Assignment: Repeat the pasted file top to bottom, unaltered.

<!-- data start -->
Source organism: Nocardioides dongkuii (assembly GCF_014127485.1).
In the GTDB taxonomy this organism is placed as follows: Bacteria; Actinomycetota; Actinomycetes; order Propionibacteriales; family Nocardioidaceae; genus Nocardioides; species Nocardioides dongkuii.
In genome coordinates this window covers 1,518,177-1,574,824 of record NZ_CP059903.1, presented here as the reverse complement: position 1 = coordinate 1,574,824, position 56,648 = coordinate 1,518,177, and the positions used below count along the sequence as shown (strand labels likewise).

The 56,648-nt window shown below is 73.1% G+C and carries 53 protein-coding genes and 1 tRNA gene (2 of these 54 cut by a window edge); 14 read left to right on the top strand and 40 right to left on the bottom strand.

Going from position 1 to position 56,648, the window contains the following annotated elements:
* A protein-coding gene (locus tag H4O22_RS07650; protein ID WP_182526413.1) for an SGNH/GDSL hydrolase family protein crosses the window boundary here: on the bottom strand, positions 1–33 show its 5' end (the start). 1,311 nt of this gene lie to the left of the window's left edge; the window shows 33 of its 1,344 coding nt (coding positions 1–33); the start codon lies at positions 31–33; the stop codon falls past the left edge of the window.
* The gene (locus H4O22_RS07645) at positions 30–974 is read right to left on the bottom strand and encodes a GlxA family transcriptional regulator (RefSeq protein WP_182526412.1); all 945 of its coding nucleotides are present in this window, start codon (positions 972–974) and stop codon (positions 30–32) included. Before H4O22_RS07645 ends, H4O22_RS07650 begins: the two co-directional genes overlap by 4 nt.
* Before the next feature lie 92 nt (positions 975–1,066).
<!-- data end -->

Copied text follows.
Source organism: Nocardioides dongkuii (assembly GCF_014127485.1).
In the GTDB taxonomy this organism is placed as follows: Bacteria; Actinomycetota; Actinomycetes; order Propionibacteriales; family Nocardioidaceae; genus Nocardioides; species Nocardioides dongkuii.
In genome coordinates this window covers 1,518,177-1,574,824 of record NZ_CP059903.1, presented here as the reverse complement: position 1 = coordinate 1,574,824, position 56,648 = coordinate 1,518,177, and the positions used below count along the sequence as shown (strand labels likewise).

The 56,648-nt window shown below is 73.1% G+C and carries 53 protein-coding genes and 1 tRNA gene (2 of these 54 cut by a window edge); 14 read left to right on the top strand and 40 right to left on the bottom strand.

Going from position 1 to position 56,648, the window contains the following annotated elements:
* A protein-coding gene (locus tag H4O22_RS07650; protein ID WP_182526413.1) for an SGNH/GDSL hydrolase family protein crosses the window boundary here: on the bottom strand, positions 1–33 show its 5' end (the start). 1,311 nt of this gene lie to the left of the window's left edge; the window shows 33 of its 1,344 coding nt (coding positions 1–33); the start codon lies at positions 31–33; the stop codon falls past the left edge of the window.
* The gene (locus H4O22_RS07645) at positions 30–974 is read right to left on the bottom strand and encodes a GlxA family transcriptional regulator (RefSeq protein WP_182526412.1); all 945 of its coding nucleotides are present in this window, start codon (positions 972–974) and stop codon (positions 30–32) included. Before H4O22_RS07645 ends, H4O22_RS07650 begins: the two co-directional genes overlap by 4 nt.
* Before the next feature lie 92 nt (positions 975–1,066).